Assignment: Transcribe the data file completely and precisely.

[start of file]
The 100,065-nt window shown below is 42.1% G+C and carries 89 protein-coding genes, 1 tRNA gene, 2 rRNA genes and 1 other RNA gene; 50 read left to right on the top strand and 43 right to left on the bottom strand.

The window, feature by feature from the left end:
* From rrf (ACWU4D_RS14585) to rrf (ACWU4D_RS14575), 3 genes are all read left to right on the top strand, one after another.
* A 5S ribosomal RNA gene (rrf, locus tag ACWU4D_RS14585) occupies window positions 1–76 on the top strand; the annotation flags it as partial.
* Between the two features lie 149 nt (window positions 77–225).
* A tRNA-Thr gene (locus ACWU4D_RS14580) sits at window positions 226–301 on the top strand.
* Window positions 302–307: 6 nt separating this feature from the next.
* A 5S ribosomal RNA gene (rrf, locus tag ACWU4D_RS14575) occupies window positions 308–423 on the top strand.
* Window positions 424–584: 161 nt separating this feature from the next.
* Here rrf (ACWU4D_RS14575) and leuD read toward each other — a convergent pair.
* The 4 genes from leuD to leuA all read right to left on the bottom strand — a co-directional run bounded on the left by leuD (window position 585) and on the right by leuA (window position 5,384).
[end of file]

The 100,065-nt window shown below is 42.1% G+C and carries 89 protein-coding genes, 1 tRNA gene, 2 rRNA genes and 1 other RNA gene; 50 read left to right on the top strand and 43 right to left on the bottom strand.

The window, feature by feature from the left end:
* From rrf (ACWU4D_RS14585) to rrf (ACWU4D_RS14575), 3 genes are all read left to right on the top strand, one after another.
* A 5S ribosomal RNA gene (rrf, locus tag ACWU4D_RS14585) occupies window positions 1–76 on the top strand; the annotation flags it as partial.
* Between the two features lie 149 nt (window positions 77–225).
* A tRNA-Thr gene (locus ACWU4D_RS14580) sits at window positions 226–301 on the top strand.
* Window positions 302–307: 6 nt separating this feature from the next.
* A 5S ribosomal RNA gene (rrf, locus tag ACWU4D_RS14575) occupies window positions 308–423 on the top strand.
* Window positions 424–584: 161 nt separating this feature from the next.
* Here rrf (ACWU4D_RS14575) and leuD read toward each other — a convergent pair.
* The 4 genes from leuD to leuA all read right to left on the bottom strand — a co-directional run bounded on the left by leuD (window position 585) and on the right by leuA (window position 5,384).